JOhnnyTHaJet
09-11-2012, 02:08 AM
I was in 4th grade, got taken out of school by my dad. My mother worked in the city but she was thankfully not near the towers and got out safely. I had no idea what was going on, all I knew was a plane hit a building in NYC.

Watched the Mets game (although not a Mets fan) a few days later and I remember my Dad telling me never to forget this game. I didnt realize the magnitude of it all then but looking back now it was truly one of the more powerful moments in sports history.

SuperiorState
09-11-2012, 02:21 AM
Senior year in high school. We were in "Current Affairs" class. Part of the class was watching the morning news and I remember seeing it live on TV. I remember the first tower smoking and then watching the second plane hit.

Being a Senior in HS and having the start of your life ahead of you it was really quite shocking. Rumors of War (then war). Rumors of a Draft. Turmoil everywhere, protests. It was as close as my generation could ever get to Vietnam (Side Note: Vietnam Era was much, much, much worse but it was the closest thing I could think of). I remember alot of my classmates sign up for the Marines and Army before the attack just so they could get their school paid for. But in one instant everything changed and they were shipped out for training the day after graduation and then straight to Afghanistan.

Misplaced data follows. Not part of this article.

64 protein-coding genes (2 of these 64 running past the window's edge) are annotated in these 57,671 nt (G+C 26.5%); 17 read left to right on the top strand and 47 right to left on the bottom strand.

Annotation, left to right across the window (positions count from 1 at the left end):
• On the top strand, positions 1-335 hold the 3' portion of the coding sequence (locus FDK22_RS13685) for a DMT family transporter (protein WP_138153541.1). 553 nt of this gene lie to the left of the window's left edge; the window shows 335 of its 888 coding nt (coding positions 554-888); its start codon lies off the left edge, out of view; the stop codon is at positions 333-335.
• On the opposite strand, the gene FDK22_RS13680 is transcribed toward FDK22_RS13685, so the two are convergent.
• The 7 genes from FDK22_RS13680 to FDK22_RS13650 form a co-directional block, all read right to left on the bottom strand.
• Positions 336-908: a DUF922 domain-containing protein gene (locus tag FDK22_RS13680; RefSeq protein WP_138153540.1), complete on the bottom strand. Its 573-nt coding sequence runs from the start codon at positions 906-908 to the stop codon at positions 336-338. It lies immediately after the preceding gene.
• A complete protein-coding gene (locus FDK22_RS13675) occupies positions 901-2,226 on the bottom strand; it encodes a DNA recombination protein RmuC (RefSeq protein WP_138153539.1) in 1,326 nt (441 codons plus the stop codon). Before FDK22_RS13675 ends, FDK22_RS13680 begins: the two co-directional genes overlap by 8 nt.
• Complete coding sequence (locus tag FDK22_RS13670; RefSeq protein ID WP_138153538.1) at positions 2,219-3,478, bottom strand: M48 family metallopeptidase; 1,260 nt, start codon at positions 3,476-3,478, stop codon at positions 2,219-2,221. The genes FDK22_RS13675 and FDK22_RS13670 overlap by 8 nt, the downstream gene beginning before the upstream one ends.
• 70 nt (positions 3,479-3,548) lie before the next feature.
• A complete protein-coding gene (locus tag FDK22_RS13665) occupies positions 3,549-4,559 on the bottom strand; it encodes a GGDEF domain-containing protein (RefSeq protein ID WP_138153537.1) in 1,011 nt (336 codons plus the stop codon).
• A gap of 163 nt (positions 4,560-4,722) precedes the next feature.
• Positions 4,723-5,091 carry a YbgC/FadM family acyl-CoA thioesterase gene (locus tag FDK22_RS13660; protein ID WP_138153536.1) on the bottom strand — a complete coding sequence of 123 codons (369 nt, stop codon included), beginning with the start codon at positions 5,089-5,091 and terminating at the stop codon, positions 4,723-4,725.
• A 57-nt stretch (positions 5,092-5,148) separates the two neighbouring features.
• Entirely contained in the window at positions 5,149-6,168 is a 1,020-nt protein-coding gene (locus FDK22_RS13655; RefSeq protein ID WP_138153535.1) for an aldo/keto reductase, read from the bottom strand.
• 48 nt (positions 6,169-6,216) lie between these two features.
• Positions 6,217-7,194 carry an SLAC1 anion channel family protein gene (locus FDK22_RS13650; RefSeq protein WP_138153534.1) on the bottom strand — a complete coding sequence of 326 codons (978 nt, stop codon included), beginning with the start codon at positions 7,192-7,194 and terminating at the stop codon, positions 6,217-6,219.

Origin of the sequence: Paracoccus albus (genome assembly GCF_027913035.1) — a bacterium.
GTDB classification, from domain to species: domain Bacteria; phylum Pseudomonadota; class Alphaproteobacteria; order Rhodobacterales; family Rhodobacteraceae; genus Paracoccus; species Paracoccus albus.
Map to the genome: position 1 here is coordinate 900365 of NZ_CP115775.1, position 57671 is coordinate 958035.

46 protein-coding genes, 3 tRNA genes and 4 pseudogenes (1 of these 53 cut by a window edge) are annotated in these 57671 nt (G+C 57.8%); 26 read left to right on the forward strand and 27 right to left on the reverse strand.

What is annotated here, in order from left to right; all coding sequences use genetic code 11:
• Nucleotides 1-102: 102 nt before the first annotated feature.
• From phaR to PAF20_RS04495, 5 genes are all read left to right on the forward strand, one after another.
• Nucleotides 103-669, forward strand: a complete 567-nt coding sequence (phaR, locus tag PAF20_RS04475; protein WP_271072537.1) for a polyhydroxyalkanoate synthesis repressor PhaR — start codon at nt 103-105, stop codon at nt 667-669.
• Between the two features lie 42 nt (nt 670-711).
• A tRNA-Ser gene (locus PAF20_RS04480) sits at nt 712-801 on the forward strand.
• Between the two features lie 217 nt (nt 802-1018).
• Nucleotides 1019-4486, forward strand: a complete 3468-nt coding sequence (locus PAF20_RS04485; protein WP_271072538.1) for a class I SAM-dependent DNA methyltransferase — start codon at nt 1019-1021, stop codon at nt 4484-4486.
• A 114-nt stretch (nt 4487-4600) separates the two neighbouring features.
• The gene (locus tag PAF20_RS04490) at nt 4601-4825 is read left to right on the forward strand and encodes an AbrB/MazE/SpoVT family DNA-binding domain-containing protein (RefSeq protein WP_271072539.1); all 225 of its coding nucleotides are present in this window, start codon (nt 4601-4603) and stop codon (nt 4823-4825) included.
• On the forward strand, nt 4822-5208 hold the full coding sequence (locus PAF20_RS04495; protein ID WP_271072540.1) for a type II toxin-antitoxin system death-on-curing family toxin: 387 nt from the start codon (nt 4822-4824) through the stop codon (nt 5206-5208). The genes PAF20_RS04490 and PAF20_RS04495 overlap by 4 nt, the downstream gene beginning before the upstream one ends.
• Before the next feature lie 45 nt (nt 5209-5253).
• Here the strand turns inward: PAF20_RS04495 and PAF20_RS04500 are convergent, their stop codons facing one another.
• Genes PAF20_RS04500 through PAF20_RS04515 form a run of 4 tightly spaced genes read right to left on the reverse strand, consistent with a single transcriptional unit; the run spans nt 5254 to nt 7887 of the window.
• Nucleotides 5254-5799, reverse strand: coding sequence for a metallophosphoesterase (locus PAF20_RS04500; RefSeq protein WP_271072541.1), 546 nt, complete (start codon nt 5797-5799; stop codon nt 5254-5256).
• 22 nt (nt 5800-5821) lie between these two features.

It definitely was a loss of innocence for alot of my peers and myself that day.

My only regret is that I didn't enlist and serve my country. Something that still shames me and brings me to tears at times.

Every chance I get, though, I thank veterans of the Iraq and Afghanistan wars regardless of my political views on it.

They are (and were) much braver and nobler than I will ever be.

SuperiorState
09-11-2012, 02:43 AM
I was living in Williamsburg (Brooklyn) and my girlfriend at the time and I could see the North Tower up in flames.

Everyone thought it was an accident (at least from original rumor and reports much like the plane that hit the Empire State Building in the 1930s) but at 9:03 we saw the 2nd plane hit the South Tower.

We knew then what it was and within that hour and a half, both towers would have collapsed and nearly 3000 people would be dead.